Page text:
You might not think much of an Energy Performance Certificate (EPC) and less than 10% of tenants say they considered the energy efficiency of their current home as an important factor when deciding to live there. However, having an up-to-date EPC is a must and there are situations which could prove difficult for a landlord if you don’t have one, including not being able to regain possession of a property or being able to let it out at all. More immediately a landlord could already be breaking the law if they haven’t provided a valid certificate when marketing the property.
So here are three reasons why you need one:
1. From 2020 you might not be able to let your property unless it’s rated E or above
By 1 April 2018 new and renewed tenancies will have to meet an EPC rating of E or above, with all tenancies falling in line on 1 April 2020. Failure to ensure that your property is up to this standard will mean that you will be breaking the law and as a result you could face a fine of up to £4,000. You won’t be able to rent out the property until improvements have been made to ensure it meets the energy efficiency requirements. However, there are circumstances which may mean you’re exempt which you can read about here. To find out if and what you need to do to meet the approved rating book yourself a free energy assessment now!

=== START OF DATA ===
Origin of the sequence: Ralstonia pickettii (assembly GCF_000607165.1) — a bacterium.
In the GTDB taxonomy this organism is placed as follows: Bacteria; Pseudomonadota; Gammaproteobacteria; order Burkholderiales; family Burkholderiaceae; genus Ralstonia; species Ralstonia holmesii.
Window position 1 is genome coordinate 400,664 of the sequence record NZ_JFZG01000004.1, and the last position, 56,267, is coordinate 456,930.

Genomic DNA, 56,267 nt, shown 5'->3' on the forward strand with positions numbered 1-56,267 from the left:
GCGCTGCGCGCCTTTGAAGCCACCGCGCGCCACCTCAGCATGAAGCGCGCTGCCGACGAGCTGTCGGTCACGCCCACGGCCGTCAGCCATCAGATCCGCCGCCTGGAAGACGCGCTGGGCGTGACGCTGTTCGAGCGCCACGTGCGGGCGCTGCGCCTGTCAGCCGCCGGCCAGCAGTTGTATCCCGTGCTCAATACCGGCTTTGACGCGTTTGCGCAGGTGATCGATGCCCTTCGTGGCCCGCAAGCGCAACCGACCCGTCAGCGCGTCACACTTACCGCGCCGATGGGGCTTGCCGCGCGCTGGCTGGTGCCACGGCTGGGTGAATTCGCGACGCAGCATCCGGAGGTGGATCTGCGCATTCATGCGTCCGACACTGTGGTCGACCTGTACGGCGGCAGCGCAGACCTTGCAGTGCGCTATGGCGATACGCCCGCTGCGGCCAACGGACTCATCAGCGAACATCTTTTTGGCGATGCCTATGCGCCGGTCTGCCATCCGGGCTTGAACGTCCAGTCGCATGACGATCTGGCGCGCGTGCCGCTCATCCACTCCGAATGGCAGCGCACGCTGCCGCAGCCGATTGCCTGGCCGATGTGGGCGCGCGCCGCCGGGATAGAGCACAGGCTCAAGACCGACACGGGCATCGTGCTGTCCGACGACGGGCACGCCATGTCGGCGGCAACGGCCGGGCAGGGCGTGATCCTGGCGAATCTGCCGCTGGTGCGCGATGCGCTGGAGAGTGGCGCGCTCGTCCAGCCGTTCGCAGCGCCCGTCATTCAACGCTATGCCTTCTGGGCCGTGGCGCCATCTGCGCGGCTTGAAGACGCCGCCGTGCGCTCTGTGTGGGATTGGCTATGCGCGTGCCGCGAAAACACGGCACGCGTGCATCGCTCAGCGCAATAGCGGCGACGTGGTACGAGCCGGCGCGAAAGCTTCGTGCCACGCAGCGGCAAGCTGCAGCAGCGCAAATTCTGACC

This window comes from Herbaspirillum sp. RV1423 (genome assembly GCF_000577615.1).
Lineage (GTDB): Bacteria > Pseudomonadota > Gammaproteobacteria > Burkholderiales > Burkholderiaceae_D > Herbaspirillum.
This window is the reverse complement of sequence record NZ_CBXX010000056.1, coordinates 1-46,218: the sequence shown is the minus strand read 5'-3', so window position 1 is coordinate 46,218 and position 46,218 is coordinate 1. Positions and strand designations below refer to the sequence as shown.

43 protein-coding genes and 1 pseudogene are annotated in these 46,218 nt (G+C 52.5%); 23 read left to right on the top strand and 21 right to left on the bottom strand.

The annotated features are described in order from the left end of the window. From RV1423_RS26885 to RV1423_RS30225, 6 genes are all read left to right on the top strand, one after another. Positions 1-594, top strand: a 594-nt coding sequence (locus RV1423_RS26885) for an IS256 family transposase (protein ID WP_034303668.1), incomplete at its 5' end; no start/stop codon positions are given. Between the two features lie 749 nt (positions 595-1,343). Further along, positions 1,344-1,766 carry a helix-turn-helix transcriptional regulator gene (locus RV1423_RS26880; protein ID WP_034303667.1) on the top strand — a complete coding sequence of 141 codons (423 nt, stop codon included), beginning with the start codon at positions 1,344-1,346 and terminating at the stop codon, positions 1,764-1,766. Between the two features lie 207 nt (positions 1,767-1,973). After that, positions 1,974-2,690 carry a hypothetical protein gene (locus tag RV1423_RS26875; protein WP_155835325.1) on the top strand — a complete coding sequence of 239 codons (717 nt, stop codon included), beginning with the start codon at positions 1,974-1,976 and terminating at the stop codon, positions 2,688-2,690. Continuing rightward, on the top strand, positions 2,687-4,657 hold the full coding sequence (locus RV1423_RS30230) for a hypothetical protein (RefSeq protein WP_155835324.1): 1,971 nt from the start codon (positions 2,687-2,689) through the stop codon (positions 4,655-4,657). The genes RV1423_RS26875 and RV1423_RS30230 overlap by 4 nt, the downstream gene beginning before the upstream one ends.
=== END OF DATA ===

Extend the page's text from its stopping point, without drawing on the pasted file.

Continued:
2. You have to give one to your tenants at the start of the tenancy
All landlords should provide their tenant with a valid EPC (among other things) at the start of all new tenancies as of 1 October 2015. If an EPC has not been supplied, you will not be able to serve a valid Section 21 notice, effectively preventing you from gaining possession of the property until the EPC (as well as other Prescribed Information) has been given to the tenant. However, this only applies if an EPC was required when the property was marketed – see below.
3. EPCs are necessary for when you market your property
Back in 2013 Government legislated that all advertisements for either selling or renting property must clearly show the energy rating of the building. This includes ads placed in newspapers and magazines, any written material produced by the landlords or estate/letting agents, and on the internet.
You must therefore provide an EPC free of charge to a prospective tenant at the earliest opportunity.
There is a penalty of £200 per advert for failing to provide an EPC so you have been warned, but again there are exceptions such as if there was insufficient time for the prospective landlord to be reasonably expected to have obtained an EPC before letting the building or if the landlord has given a valid EPC to the tenant as soon as reasonably practicable after letting the property.
Certain properties, such as listed buildings and some forms of shared housing are exempt from these regulations. For more information see our online library.
Avoid fines and falling foul of the law and get yourself an EPC for your property now!